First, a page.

Still, he's no Pablo Neruda. Poet, lover, politician, historian, political fugitive and, ultimately, a Nobel Laureate, Neruda turned every life experience into a prolific literary career that earned him respect in his native Chile and around the world. The global village is celebrating his work and legacy throughout 2004, the centennial of his birth. DFW International in Dallas is playing a large part in the celebration of the life of the 1971 Nobel Prize in Literature winner, coordinating August and September events presented by North Texas' Southeast Asian, Bolivian, Colombian, Peruvian and Chilean communities, as well as the Dallas Peace Center, The Mexico Institute, The Dallas Institute of Humanities, Teatro Dallas and the Fort Worth and Dallas Public libraries.
"The Latino Cultural Center, with 50 other cultural institutions and global groups, is our partner in a series of 40 programs this year featuring music, poetry and prose, dance, film and multimedia," says Anne Marie Weiss-Armush of DFW International. Venues include the Dallas Museum of Art, the Majestic Theater, the Crow Museum of Asian Art, FunAsia and the Magnolia Theatre. "Individual events are coordinated by such diverse groups as Voces y Danzas de Chile, Visión Andina, the Salvadoran Association of the Metroplex, the Filipino Folk Arts Theater Inc., the Visual Arts Coalition and the Centro Argentino DFW," she says.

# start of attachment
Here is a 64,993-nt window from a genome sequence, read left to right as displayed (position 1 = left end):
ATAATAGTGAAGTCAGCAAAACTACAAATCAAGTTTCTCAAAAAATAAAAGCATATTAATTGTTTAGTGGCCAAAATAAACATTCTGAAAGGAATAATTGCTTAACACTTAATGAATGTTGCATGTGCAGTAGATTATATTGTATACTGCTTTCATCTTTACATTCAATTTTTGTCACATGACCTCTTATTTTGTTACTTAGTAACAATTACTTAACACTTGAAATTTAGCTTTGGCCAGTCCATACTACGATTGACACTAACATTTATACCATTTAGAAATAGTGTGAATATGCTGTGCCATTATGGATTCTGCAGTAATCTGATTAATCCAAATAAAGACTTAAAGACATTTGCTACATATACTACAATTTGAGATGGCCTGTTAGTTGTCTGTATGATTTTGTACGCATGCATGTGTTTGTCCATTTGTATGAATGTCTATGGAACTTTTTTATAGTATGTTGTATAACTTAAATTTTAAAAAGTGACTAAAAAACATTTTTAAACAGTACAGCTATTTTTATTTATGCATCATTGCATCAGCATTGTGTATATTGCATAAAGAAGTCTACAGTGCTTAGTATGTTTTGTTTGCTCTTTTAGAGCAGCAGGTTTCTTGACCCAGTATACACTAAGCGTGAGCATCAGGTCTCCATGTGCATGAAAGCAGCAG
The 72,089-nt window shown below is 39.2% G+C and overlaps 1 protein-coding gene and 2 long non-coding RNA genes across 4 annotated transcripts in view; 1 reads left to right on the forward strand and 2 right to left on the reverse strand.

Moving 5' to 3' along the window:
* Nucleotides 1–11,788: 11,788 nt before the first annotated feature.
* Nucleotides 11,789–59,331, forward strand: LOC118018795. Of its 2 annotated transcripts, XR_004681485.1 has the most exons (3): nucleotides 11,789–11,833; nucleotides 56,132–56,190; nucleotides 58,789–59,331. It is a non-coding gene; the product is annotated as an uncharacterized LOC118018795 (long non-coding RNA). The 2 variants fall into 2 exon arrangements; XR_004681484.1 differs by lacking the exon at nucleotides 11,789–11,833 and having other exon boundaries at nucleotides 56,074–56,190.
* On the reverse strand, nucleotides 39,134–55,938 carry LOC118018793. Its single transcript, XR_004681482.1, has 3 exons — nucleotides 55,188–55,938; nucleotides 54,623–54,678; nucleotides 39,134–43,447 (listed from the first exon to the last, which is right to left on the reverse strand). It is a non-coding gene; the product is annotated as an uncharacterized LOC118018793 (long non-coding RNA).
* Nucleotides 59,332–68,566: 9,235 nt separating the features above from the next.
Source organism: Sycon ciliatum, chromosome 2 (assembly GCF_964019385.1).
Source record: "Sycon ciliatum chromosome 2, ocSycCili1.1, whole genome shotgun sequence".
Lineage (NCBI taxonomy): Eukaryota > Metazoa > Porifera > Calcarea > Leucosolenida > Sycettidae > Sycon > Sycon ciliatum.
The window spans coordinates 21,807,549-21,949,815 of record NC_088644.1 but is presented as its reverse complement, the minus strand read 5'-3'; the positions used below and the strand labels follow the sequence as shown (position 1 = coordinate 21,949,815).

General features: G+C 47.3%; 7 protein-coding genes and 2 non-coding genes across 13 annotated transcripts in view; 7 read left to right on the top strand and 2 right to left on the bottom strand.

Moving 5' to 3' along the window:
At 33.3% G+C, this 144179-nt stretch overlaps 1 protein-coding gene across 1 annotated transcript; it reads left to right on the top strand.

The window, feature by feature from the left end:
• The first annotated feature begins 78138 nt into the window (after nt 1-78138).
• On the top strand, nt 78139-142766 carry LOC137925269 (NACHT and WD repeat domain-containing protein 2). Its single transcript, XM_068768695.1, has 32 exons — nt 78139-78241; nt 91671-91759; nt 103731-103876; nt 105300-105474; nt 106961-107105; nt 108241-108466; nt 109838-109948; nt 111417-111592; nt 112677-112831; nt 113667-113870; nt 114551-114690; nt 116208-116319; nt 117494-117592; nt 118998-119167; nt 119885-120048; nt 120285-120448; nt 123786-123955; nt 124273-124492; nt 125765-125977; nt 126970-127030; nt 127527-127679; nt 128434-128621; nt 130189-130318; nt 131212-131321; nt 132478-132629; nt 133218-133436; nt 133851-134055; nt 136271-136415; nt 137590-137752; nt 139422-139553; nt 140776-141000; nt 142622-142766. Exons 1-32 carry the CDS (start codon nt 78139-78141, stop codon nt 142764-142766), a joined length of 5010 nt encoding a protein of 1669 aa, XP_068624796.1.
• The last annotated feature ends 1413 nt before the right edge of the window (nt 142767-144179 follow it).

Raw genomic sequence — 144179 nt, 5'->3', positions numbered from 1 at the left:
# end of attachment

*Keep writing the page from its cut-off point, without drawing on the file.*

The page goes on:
How can so many arts, educational and cultural institutions lend so much time and energy--never mind with such a unified commitment--to the work of one individual? If you browse Neruda's poetry books and read any biographical information, you'll find out. Karl Ragnar Gierow, of the Swedish Academy, said at the Nobel presentation in 1971, "To sum up Neruda is like catching a condor with a butterfly net. Neruda, in a nutshell, is an unreasonable proposition: The kernel bursts the shell." Neruda, born Neftalí Ricardo Reyes Basoalto on July 12, 1904, was a published poet at age 13. The first love poems of his youth--Twenty Poems of Love and One Ode of Desperation--were critically recognized. He wrote Canto General as a historical commentary on the Spanish Civil War.
On July 29, the East Berry Street Branch of the Fort Worth Public Library, 4300 E. Berry St., will present Siempre Neruda, a free evening of bilingual poetry readings at 7 p.m. Neruda wrote primarily in Spanish, but his love sonnets, odes to ordinary life and commentary on politics and statesmanship and on the state of the world translate easily and maintain their impact in English. Call 817-536-1945 for information on the Fort Worth event.
Dallas educator Dr. Esther Ginocchio will present The Life and Works of Pablo Neruda on August 1 at the Dallas Central Library, 1515 Young St., at 2 p.m. The lecture is free, sponsored by the Dallas Public Library and REFORMA Rio Trinidad Librarians. Get more info at 214-670-1400 or 214-662-3158.
These easy evenings will be followed shortly by larger, but still mostly free, and more elaborate events in August and September. "This tribute to Pablo Neruda involves literally hundreds of events and activities," Weiss-Armush says. DFW International's Web site will provide schedules, updates and cultural commentary updated regularly. Spend the rest of the summer reveling in your new dude, but keep a couple of nights and weekends open to get acquainted with Pablo Neruda.